So, I did some research. And I came across the blog naughty nomad where a guy shares his experience on how to ‘get laid’ in Cuba.

 If you’re the type that pays for sex, you’ll be in a heaven. But if you’re like me, Cuba can be a frustrating place. I honestly can’t think of a country where prostitution is so ingrained and pervasive in the culture. “You fuck, you pay. That’s Cuba,”


It really seemed like 80% of girls had a price tag. On one occasion, I even had a perfectly normal girl, walking hand in hand with her boyfriend, get in our car over the possibility of getting some pay for play. Sadly, this is what happens when the average salary is less than $25 a month. And under communism, finding a middle or upper class girl is like finding a Jew in Mecca.

Well I wouldn’t jump to the conclusion that under communism girls are more likely to sell their bodies. As a political scientist I can tell you that you should not generalize concepts, such as communism.

Naughty nomad also explains that the police controls it really strictly when Cuban women (especially black Cuban women) walk closely together with a male tourist.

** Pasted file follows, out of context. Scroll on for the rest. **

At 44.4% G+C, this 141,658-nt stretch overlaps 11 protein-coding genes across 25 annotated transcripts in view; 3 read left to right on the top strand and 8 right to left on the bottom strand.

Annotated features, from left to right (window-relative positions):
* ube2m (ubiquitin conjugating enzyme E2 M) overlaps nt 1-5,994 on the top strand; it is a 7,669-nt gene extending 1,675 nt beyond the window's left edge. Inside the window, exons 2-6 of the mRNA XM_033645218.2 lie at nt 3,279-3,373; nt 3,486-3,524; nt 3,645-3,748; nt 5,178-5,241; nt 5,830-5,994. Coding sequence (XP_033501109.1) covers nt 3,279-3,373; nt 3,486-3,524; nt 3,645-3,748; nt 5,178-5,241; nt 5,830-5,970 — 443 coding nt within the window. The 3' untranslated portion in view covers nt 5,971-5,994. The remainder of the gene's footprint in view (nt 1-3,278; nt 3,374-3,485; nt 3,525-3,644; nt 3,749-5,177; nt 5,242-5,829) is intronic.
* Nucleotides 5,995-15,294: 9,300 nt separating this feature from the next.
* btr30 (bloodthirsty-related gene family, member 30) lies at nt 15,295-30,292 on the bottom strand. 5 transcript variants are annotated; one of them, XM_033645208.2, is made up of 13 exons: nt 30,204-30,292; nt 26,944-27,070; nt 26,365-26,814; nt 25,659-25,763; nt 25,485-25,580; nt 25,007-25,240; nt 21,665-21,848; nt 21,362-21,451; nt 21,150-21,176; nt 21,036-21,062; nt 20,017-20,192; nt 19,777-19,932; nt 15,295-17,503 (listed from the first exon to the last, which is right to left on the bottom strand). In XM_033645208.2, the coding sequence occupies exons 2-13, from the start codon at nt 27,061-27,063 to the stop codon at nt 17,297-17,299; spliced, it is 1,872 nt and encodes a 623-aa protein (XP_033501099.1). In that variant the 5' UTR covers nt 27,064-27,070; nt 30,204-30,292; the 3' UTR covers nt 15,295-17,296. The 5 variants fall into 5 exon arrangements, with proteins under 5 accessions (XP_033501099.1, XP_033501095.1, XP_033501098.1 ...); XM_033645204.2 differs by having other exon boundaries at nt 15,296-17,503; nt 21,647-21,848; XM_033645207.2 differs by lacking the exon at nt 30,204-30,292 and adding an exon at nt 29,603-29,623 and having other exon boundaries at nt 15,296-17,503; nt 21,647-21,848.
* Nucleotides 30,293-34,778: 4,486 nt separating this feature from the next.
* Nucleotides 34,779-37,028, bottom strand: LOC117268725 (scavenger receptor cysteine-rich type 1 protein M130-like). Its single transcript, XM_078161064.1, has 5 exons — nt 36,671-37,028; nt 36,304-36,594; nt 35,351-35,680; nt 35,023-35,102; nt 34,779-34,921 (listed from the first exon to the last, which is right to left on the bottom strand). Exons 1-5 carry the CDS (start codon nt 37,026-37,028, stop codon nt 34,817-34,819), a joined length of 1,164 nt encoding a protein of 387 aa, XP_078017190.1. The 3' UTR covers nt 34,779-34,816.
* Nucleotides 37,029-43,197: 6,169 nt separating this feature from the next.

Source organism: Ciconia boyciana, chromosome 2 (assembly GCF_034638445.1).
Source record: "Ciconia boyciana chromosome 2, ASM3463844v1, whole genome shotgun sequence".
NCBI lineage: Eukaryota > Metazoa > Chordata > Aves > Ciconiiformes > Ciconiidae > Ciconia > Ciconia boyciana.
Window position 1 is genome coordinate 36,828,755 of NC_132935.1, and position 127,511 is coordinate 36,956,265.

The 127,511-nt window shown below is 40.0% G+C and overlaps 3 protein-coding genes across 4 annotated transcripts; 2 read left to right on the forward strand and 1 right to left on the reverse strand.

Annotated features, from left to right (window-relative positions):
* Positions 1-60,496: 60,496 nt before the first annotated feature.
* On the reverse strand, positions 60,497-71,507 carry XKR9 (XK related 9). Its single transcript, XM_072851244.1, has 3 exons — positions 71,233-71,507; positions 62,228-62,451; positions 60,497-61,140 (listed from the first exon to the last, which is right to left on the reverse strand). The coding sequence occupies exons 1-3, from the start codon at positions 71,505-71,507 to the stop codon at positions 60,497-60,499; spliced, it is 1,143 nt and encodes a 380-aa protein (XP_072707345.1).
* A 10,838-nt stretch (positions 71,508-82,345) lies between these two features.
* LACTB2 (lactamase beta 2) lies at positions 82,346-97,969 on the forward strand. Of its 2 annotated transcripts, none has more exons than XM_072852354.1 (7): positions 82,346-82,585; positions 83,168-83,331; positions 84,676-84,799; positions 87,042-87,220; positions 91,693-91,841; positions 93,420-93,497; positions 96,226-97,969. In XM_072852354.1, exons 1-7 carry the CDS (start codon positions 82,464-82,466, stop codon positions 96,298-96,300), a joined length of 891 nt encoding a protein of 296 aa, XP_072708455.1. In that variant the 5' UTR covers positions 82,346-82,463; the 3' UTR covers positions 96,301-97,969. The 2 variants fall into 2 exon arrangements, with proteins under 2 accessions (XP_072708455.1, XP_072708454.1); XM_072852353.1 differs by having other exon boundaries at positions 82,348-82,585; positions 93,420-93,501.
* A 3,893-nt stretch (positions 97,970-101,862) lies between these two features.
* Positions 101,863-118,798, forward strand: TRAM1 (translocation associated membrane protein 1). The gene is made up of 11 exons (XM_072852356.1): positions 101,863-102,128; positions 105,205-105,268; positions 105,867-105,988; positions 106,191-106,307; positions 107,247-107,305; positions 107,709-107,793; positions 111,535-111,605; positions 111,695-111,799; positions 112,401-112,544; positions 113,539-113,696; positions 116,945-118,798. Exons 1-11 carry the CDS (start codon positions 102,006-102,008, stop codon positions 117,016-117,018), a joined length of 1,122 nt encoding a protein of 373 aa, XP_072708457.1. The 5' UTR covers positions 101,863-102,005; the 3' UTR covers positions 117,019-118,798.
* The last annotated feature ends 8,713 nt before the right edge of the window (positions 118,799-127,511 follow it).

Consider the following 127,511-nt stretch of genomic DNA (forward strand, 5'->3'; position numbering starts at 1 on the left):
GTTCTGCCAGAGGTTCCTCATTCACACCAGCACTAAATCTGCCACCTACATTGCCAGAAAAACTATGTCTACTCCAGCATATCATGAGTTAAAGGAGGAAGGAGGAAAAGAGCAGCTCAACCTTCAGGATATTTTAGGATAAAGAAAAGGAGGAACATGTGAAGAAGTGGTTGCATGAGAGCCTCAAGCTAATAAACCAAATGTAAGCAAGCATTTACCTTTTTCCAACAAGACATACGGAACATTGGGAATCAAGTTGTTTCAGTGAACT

Prostitution is not allowed and Cuban women also cannot just spend the night at a hotel or casa with the tourist together as it has to be registered. (When you stay at a casa they will always register your ID in order to keep track of where you are to inform the government).
But apparently, the possibility to make some money outweighs the risks.

I know, I know. One could say that on this point I am not really tolerant. But excuse me, I do not tolerate Europeans/Canadians/ whoever to come to Cuba/Thailand/ whatever and to take advantage of the awful situation that some of the girls are facing. This is a horrible business which should not be supported.

But hey, it is not only European/Canadian/whatever men who come to Cuba to take advantage of girls. I will also tell you a similar story that I witnessed later on in my travels.

Day 17, Baracoa,or: And then the ox came

“Bananas, Bananas! Hay Coco, Hay Coco! Pinas, Bananas, Naranjas, y hay Cocoooooo!’’